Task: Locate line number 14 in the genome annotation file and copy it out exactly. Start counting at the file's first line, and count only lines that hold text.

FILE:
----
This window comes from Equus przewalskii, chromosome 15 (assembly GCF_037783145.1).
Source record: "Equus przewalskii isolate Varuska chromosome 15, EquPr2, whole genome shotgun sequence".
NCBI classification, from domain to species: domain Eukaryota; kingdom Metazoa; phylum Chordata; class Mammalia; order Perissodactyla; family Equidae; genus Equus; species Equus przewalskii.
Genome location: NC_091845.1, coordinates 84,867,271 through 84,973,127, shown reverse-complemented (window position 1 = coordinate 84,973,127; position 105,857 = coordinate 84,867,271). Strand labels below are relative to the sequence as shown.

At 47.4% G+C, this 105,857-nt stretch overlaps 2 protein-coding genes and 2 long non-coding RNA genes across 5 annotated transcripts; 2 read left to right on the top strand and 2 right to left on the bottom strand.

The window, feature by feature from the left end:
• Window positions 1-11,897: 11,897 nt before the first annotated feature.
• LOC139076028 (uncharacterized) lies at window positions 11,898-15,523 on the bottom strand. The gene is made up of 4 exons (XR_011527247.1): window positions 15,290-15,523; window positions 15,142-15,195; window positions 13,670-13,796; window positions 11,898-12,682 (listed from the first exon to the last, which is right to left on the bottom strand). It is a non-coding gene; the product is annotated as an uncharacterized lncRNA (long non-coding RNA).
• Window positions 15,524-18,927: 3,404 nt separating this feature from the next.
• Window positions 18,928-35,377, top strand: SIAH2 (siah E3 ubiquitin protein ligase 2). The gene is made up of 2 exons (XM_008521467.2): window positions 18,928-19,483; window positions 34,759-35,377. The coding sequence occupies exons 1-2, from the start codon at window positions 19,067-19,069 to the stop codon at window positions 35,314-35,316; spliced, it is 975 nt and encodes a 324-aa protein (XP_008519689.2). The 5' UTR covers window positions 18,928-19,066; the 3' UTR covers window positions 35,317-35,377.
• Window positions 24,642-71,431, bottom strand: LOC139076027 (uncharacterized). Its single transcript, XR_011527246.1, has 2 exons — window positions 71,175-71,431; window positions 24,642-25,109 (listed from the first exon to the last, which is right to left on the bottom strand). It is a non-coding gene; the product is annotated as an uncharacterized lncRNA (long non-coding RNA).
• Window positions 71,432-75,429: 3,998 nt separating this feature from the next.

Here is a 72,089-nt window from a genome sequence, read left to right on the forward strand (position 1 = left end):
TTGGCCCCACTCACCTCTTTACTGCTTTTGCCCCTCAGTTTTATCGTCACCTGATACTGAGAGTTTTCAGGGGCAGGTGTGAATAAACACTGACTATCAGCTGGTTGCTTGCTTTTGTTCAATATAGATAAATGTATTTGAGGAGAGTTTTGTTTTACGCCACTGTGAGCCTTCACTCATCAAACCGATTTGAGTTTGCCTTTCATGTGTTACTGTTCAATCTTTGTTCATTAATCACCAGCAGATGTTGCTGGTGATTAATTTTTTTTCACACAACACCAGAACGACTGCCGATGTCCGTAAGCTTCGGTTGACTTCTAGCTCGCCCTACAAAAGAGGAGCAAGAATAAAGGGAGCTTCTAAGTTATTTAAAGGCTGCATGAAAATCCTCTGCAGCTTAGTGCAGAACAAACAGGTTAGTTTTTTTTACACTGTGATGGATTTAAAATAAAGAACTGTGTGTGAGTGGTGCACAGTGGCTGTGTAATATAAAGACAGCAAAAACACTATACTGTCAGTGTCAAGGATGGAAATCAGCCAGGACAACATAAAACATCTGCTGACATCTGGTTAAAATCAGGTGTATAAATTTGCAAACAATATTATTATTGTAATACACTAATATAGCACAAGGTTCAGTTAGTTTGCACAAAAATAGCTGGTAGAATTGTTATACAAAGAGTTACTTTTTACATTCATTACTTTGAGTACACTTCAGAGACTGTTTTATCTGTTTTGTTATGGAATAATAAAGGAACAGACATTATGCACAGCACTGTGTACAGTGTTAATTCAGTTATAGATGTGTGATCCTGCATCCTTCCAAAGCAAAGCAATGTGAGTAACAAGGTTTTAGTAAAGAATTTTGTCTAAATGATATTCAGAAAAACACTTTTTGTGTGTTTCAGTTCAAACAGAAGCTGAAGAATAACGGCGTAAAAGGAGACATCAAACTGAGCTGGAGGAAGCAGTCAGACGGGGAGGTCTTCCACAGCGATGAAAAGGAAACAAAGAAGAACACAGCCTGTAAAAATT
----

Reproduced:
TTGGCCCCACTCACCTCTTTACTGCTTTTGCCCCTCAGTTTTATCGTCACCTGATACTGAGAGTTTTCAGGGGCAGGTGTGAATAAACACTGACTATCAGCTGGTTGCTTGCTTTTGTTCAATATAGATAAATGTATTTGAGGAGAGTTTTGTTTTACGCCACTGTGAGCCTTCACTCATCAAACCGATTTGAGTTTGCCTTTCATGTGTTACTGTTCAATCTTTGTTCATTAATCACCAGCAGATGTTGCTGGTGATTAATTTTTTTTCACACAACACCAGAACGACTGCCGATGTCCGTAAGCTTCGGTTGACTTCTAGCTCGCCCTACAAAAGAGGAGCAAGAATAAAGGGAGCTTCTAAGTTATTTAAAGGCTGCATGAAAATCCTCTGCAGCTTAGTGCAGAACAAACAGGTTAGTTTTTTTTACACTGTGATGGATTTAAAATAAAGAACTGTGTGTGAGTGGTGCACAGTGGCTGTGTAATATAAAGACAGCAAAAACACTATACTGTCAGTGTCAAGGATGGAAATCAGCCAGGACAACATAAAACATCTGCTGACATCTGGTTAAAATCAGGTGTATAAATTTGCAAACAATATTATTATTGTAATACACTAATATAGCACAAGGTTCAGTTAGTTTGCACAAAAATAGCTGGTAGAATTGTTATACAAAGAGTTACTTTTTACATTCATTACTTTGAGTACACTTCAGAGACTGTTTTATCTGTTTTGTTATGGAATAATAAAGGAACAGACATTATGCACAGCACTGTGTACAGTGTTAATTCAGTTATAGATGTGTGATCCTGCATCCTTCCAAAGCAAAGCAATGTGAGTAACAAGGTTTTAGTAAAGAATTTTGTCTAAATGATATTCAGAAAAACACTTTTTGTGTGTTTCAGTTCAAACAGAAGCTGAAGAATAACGGCGTAAAAGGAGACATCAAACTGAGCTGGAGGAAGCAGTCAGACGGGGAGGTCTTCCACAGCGATGAAAAGGAAACAAAGAAGAACACAGCCTGTAAAAATT